Super 8 review
Channeling early-era Spielberg, JJ Abrams concocts a retro summer adventure when a bunch of kids filming a home-made zombie movie discover something terrifying has escaped from a wrecked army train… and they may be the only ones able to help.
Nostalgic for the good old days of The Goonies and Close Encounters of the Third Kind? Never fret – JJ Abrams has written a love letter to Steven Spielberg that sprinkles the ‘only kids can truly understand’ formula with a dusting of real monster magic. Old-timers will breathe a sigh of relief, while new bloods will wish they lived in a time when you biked to visit your friend just next door, fabrics came in seven hot variations of ‘mustard’ and cool kids had walkie talkies not iPhones.
The plot follows a group of friends whiling away the summer of 1979 with a DIY zombie home movie project , a lovely conceit that allows for a bit of meta comment on the film-making process in the movie. Not least because you get to watch the zombie home movie as the end credits roll.
There are many limitations to being a kid with a dream, especially when it’s 1979 and you’re in a Steven Spielberg -sorry, JJ Abrams movie. A passably grubby gang of youths are determined to create the greatest zombie film the world has ever known, but needs must and to save on production values the children end up filming a vital scene at an abandoned railway station. So far, so thrifty. But things take a turn for the rather more massively alien when they witness a devastating, impossibly thrilling train crash that leaves all our mini-visionaries wordless (and places JJ Abrams at the head of the league table for Blowing Stuff Up.) Left with a town in confusion, a series of increasingly strange goings-on and just a tantalising glimpse of the mysterious creature responsible on their Super 8 camera, the kids find themselves caught up in a hide-and-seek mystery and we all know it ain’t the Army who are going to solve it.
Military meddling? First love? The triumph of the everyman, the healing of dysfunctional families and misunderstood gribblies? Action! Sound familiar? Of course it does, but the result is a lovely, engaging movie. There’s no point whinging about JJ Abrams’ arguable failure to top or even equal his hero. There’s nothing wrong with continuing the Spielbergian tradition of movies that say kids can sort things out, that being a kid has its upsides, that the military tend to get the wrong end of the stick, and that monster aliens just want to go home.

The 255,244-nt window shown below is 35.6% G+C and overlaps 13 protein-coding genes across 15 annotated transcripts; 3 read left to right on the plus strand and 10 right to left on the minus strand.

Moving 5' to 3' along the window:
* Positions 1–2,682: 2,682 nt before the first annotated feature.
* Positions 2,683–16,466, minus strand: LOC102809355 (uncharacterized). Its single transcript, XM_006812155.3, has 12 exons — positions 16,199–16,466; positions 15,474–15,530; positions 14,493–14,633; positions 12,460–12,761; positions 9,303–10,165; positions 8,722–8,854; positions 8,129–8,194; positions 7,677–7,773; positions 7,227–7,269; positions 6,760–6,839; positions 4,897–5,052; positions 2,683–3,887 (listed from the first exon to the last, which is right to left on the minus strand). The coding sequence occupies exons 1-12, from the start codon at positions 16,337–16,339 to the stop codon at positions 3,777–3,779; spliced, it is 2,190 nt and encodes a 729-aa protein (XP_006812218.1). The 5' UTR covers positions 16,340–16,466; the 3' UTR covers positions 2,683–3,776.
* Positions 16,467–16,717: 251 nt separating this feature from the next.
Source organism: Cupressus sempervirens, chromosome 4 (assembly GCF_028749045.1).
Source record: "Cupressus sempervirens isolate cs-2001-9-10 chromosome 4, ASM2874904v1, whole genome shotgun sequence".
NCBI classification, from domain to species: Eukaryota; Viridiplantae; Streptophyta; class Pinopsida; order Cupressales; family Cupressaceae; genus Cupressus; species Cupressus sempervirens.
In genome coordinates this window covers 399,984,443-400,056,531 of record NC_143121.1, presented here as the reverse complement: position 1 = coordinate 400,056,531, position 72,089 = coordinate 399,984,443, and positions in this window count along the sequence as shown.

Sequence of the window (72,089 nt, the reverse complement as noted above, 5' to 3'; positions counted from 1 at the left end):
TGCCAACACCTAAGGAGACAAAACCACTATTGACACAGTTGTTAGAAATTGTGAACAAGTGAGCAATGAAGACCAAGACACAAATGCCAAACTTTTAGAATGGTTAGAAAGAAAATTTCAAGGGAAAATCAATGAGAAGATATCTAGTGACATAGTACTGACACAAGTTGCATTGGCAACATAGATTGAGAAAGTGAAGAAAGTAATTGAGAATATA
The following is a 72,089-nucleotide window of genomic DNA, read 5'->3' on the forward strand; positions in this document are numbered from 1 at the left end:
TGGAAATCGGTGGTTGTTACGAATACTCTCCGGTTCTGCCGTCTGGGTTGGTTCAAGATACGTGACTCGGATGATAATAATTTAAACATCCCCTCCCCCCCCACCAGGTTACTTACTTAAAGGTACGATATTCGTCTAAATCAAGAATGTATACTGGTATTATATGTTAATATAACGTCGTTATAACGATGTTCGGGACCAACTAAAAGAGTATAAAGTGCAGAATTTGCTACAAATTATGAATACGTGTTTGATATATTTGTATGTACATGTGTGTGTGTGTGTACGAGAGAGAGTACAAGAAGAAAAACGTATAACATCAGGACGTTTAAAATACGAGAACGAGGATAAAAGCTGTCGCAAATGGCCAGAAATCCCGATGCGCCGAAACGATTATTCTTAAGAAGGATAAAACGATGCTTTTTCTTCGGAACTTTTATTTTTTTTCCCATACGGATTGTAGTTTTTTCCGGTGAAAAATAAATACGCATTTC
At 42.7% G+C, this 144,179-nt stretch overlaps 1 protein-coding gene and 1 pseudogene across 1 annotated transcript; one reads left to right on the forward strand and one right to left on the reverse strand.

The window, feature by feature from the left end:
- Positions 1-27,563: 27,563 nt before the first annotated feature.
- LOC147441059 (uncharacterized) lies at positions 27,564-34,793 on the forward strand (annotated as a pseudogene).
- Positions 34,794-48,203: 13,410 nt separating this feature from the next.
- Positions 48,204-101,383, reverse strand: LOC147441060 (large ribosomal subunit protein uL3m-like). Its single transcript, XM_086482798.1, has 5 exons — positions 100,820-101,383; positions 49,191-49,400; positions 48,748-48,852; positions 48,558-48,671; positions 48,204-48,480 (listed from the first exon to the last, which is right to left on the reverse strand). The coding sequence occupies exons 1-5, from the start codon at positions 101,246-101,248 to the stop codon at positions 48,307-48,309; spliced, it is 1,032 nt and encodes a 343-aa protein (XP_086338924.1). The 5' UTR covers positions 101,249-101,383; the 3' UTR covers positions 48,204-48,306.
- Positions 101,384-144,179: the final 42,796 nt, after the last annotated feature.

All of this is wrapped up in a warmly evoked late seventies / early eighties scenario. Details of the decade are lovingly painted, with walkmans, choppers, model painting kits and all the cool things that happened before the X-box. Oh, and adults are allowed to smoke EVERYWHERE. Happy days.
My main quibble, and it’s IMPORTANT, yo, is that a character in the film compares a piece of alien technology to a Rubiks cube. Oh, dude. Abrams. Get it right. Super 8 is set in 1979. The Rubiks cube wasn’t sold until 1980. Everyone knows that. How can you expect me to suspend my disbelief with chrono-fails on this scale?*
And what of the monster itself? The one that received all the pre-release interest? Intriguingly, the subtle but prolongued hype led us all to believe that Super 8 was a purist monster movie, in the vein of Cloverfield. We hypothesised over the look and mechanics of the monster for months. Suffice to say, the Super 8 monster does not look like this.
JJ Abrams set the tone for a million don’t show the monster movies with Cloverfield, and he uses the same trick to great effect here with speedy whooshes leaving a trail of destruction in their wake and municipal bins being flung high into the air. It’s exciting, but – good news – it’s not done to death. Sometimes, when you’re tapping into your child’s heart, you just want to grab a monster by the ears and stare into its big whuffling face for a reeeeally long time. That’s why I enjoyed the big reveal in Super 8 so much. Yeah, that’s right, you get to stare at a monster huffing and breathing all over you for a really big long time.
GOOD. Monster tricks can get stale. Sometimes you just need a monster.
At its heart, though, Super 8 isn’t a monster movie. It’s a kids have a great time being kids movie, that will make adults want to be kids again, and kids feel like their bottom deal could be improved very soon with an adventure just round the corner.
Yes, Super 8 definitely has a heart. Its your decision, as a viewer, to decide if it’s a big one. No, it’s not as good as an early Steven Spielberg classic. That’s because Spielberg created a template by following his own heart, whereas Abrams is echoing the template from following someone else’s. Nevertheless, it’s a good effort, a worthy endeavour and a film that you’d actually want to watch.
And that exploding train? Move over, Michael Bay. Theres a new King of Crash in town.
*No haters, please. This was the only means I could find to work in my knowledge of Rubiks cube manufacturing dates.